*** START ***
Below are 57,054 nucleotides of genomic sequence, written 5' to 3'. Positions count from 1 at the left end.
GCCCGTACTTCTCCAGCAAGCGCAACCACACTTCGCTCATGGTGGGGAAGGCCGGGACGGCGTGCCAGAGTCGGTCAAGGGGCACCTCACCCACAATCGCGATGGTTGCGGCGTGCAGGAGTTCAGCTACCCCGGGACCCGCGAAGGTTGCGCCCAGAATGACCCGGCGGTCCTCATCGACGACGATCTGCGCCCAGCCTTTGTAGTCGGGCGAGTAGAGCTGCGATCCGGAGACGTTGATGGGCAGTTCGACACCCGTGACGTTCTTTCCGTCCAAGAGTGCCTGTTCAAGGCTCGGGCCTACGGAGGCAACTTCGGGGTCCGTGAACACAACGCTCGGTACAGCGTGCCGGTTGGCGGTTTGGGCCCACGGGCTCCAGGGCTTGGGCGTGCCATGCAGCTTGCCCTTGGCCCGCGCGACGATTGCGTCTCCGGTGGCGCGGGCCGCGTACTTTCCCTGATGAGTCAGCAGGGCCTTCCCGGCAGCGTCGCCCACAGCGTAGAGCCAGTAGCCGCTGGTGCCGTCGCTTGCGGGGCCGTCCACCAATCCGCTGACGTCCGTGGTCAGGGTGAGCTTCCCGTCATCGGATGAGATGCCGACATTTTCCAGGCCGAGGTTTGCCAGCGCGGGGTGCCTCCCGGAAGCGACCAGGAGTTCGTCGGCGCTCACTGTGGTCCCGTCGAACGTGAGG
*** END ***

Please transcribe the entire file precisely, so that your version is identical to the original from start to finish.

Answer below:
Below are 57,054 nucleotides of genomic sequence, written 5' to 3'. Positions count from 1 at the left end.
GCCCGTACTTCTCCAGCAAGCGCAACCACACTTCGCTCATGGTGGGGAAGGCCGGGACGGCGTGCCAGAGTCGGTCAAGGGGCACCTCACCCACAATCGCGATGGTTGCGGCGTGCAGGAGTTCAGCTACCCCGGGACCCGCGAAGGTTGCGCCCAGAATGACCCGGCGGTCCTCATCGACGACGATCTGCGCCCAGCCTTTGTAGTCGGGCGAGTAGAGCTGCGATCCGGAGACGTTGATGGGCAGTTCGACACCCGTGACGTTCTTTCCGTCCAAGAGTGCCTGTTCAAGGCTCGGGCCTACGGAGGCAACTTCGGGGTCCGTGAACACAACGCTCGGTACAGCGTGCCGGTTGGCGGTTTGGGCCCACGGGCTCCAGGGCTTGGGCGTGCCATGCAGCTTGCCCTTGGCCCGCGCGACGATTGCGTCTCCGGTGGCGCGGGCCGCGTACTTTCCCTGATGAGTCAGCAGGGCCTTCCCGGCAGCGTCGCCCACAGCGTAGAGCCAGTAGCCGCTGGTGCCGTCGCTTGCGGGGCCGTCCACCAATCCGCTGACGTCCGTGGTCAGGGTGAGCTTCCCGTCATCGGATGAGATGCCGACATTTTCCAGGCCGAGGTTTGCCAGCGCGGGGTGCCTCCCGGAAGCGACCAGGAGTTCGTCGGCGCTCACTGTGGTCCCGTCGAACGTGAGG